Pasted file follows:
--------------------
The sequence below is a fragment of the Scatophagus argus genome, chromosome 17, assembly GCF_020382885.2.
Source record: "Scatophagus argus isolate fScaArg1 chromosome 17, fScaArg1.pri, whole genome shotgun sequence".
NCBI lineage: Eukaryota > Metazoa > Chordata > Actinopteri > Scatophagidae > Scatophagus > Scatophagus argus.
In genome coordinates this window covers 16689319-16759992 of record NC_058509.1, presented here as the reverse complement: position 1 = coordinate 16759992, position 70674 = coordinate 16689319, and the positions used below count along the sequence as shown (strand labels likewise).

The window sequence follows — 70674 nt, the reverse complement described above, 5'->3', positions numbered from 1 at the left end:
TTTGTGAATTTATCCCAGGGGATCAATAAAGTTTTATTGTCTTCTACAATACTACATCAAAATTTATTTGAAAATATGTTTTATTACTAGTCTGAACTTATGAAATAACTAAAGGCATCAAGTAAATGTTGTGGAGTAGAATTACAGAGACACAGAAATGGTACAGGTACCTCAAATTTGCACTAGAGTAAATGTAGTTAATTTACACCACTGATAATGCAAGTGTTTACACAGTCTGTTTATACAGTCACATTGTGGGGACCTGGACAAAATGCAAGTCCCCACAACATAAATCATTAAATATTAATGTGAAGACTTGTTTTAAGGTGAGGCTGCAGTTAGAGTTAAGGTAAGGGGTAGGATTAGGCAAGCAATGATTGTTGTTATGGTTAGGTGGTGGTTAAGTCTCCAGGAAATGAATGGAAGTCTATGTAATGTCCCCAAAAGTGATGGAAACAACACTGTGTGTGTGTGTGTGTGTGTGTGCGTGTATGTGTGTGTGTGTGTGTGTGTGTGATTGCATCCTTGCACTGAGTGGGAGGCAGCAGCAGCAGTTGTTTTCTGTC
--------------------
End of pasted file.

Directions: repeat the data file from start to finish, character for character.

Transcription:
The sequence below is a fragment of the Scatophagus argus genome, chromosome 17, assembly GCF_020382885.2.
Source record: "Scatophagus argus isolate fScaArg1 chromosome 17, fScaArg1.pri, whole genome shotgun sequence".
NCBI lineage: Eukaryota > Metazoa > Chordata > Actinopteri > Scatophagidae > Scatophagus > Scatophagus argus.
In genome coordinates this window covers 16689319-16759992 of record NC_058509.1, presented here as the reverse complement: position 1 = coordinate 16759992, position 70674 = coordinate 16689319, and the positions used below count along the sequence as shown (strand labels likewise).

The window sequence follows — 70674 nt, the reverse complement described above, 5'->3', positions numbered from 1 at the left end:
TTTGTGAATTTATCCCAGGGGATCAATAAAGTTTTATTGTCTTCTACAATACTACATCAAAATTTATTTGAAAATATGTTTTATTACTAGTCTGAACTTATGAAATAACTAAAGGCATCAAGTAAATGTTGTGGAGTAGAATTACAGAGACACAGAAATGGTACAGGTACCTCAAATTTGCACTAGAGTAAATGTAGTTAATTTACACCACTGATAATGCAAGTGTTTACACAGTCTGTTTATACAGTCACATTGTGGGGACCTGGACAAAATGCAAGTCCCCACAACATAAATCATTAAATATTAATGTGAAGACTTGTTTTAAGGTGAGGCTGCAGTTAGAGTTAAGGTAAGGGGTAGGATTAGGCAAGCAATGATTGTTGTTATGGTTAGGTGGTGGTTAAGTCTCCAGGAAATGAATGGAAGTCTATGTAATGTCCCCAAAAGTGATGGAAACAACACTGTGTGTGTGTGTGTGTGTGTGTGCGTGTATGTGTGTGTGTGTGTGTGTGTGTGATTGCATCCTTGCACTGAGTGGGAGGCAGCAGCAGCAGTTGTTTTCTGTC